I came across a nice blog today that I hadn’t seen before, called ‘Inanities’, by a Cairo-based half-Egyptian half-British writer and journalist (I guess that’s what she is) named Sarah Carr. She has an amusing and insightful essay on being a “half breed” in Egypt and how Egyptians view her and half-Egyptians more generally. I like what she says but have to part company with her on one point. She laments (or seems to) that Egyptians don’t consider her a “real” Egyptian and for all sorts of reasons, one of them being that she speaks Arabic only “semi-brokenly and with an accent”… I’m sorry but speaking the national language—and whatever the nation—at least fluently (if not natively) is a precondition for being considered a member of the national community. And even for nations that have a universal conception of citizenship and nationality (e.g. America, France). If I were, say, to meet an American citizen who only spoke rudimentary English, I would ask that person how on earth s/he became an American and, that as far as I was concerned, s/he wasn’t really one. Juridically maybe, but not really.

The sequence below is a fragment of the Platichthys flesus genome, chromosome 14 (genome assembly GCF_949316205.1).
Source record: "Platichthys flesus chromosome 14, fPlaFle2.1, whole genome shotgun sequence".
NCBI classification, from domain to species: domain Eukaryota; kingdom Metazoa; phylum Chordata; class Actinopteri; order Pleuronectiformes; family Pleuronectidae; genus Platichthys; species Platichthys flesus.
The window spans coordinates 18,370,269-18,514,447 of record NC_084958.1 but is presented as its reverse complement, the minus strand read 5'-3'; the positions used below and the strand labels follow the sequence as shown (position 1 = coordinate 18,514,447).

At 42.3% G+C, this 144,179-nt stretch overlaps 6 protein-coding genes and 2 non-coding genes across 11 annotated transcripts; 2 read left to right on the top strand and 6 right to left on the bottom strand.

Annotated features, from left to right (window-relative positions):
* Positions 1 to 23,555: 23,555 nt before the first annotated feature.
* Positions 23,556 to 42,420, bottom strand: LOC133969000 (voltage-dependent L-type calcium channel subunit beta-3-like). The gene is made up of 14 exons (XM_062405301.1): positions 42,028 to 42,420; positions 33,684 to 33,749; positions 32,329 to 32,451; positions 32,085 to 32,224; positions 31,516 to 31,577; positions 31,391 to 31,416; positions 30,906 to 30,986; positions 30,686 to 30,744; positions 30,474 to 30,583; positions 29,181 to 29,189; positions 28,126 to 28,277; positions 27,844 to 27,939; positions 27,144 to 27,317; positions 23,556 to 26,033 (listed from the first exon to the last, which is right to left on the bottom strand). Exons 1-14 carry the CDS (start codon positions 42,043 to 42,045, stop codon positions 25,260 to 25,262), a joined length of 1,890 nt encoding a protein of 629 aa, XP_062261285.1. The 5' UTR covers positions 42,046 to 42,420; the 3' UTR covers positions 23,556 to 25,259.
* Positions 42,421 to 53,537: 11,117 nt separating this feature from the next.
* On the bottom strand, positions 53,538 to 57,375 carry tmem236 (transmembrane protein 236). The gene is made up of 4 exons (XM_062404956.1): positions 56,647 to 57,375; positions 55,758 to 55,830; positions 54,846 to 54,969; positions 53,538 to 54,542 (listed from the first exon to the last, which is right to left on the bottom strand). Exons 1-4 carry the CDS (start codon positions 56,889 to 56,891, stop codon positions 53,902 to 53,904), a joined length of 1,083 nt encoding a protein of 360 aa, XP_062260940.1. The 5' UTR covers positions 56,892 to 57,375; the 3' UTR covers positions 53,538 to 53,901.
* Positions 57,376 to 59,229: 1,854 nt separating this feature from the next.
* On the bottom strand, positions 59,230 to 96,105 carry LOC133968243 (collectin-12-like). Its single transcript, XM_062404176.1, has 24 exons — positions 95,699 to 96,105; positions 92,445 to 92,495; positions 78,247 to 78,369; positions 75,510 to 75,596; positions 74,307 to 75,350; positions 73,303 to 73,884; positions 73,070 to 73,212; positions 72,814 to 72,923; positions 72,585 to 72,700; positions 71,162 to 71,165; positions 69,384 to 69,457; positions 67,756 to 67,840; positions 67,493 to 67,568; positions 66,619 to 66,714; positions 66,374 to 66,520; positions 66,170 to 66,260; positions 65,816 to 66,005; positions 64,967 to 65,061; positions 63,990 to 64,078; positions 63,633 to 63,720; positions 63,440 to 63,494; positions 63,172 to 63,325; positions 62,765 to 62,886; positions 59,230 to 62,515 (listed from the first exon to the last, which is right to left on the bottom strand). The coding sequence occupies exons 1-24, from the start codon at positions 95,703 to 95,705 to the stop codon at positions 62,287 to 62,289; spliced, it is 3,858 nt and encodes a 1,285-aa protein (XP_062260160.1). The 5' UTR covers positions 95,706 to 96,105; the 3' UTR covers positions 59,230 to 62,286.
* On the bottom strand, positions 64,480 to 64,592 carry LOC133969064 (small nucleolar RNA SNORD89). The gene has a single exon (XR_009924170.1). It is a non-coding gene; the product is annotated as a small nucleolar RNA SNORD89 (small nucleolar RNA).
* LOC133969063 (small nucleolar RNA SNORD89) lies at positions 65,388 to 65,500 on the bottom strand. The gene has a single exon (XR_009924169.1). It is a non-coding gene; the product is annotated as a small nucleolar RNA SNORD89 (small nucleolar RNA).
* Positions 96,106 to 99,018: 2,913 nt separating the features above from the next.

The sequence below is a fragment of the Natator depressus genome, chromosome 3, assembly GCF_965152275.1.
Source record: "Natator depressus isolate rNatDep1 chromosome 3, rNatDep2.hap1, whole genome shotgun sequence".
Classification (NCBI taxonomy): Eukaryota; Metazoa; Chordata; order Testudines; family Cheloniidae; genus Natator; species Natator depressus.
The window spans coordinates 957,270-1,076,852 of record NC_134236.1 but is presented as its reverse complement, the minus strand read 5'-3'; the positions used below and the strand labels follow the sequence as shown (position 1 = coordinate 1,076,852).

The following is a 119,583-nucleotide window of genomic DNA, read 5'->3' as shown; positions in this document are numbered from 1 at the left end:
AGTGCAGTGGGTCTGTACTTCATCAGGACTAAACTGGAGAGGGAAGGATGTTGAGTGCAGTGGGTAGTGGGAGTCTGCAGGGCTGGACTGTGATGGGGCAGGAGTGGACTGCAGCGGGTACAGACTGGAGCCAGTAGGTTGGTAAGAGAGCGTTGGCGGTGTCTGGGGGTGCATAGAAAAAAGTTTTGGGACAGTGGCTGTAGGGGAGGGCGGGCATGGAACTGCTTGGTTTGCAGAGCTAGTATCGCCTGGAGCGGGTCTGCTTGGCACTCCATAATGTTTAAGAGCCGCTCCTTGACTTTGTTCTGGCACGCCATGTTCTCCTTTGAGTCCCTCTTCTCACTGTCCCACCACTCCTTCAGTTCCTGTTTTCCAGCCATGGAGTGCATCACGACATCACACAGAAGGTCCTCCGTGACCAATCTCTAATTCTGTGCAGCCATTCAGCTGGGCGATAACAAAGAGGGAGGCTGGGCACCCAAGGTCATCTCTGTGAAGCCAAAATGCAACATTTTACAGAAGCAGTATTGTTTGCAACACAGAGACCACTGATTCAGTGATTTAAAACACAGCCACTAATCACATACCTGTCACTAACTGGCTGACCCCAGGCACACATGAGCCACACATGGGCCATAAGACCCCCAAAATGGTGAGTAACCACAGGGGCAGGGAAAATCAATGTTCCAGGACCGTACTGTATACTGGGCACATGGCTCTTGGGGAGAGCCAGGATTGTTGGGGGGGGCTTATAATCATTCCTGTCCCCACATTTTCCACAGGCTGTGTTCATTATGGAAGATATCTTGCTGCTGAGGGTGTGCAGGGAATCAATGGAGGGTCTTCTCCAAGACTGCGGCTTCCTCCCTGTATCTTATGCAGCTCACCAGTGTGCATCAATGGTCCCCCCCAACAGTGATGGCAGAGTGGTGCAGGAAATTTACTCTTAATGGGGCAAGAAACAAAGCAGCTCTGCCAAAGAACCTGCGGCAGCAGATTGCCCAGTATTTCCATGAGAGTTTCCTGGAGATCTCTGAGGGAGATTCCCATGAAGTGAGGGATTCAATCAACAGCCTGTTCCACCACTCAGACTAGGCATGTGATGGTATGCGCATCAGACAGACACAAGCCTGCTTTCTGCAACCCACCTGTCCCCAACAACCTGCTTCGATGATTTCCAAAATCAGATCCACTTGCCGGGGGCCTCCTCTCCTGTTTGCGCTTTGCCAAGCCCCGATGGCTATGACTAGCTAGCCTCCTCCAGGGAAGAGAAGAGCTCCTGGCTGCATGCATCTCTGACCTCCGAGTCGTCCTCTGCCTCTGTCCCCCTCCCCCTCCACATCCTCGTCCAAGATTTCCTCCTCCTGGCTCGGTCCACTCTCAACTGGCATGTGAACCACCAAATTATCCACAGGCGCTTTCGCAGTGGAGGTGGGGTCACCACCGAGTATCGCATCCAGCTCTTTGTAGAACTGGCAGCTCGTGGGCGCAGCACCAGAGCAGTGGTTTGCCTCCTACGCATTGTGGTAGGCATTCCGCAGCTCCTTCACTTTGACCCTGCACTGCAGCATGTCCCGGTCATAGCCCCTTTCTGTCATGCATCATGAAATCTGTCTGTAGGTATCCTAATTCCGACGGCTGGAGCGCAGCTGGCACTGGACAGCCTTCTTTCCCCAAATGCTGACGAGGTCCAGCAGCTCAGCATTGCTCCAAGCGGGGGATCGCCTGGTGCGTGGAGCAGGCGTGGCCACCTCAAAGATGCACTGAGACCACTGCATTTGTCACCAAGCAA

So my advice to Sarah is to get cracking on her Arabic. Both standard and colloquial.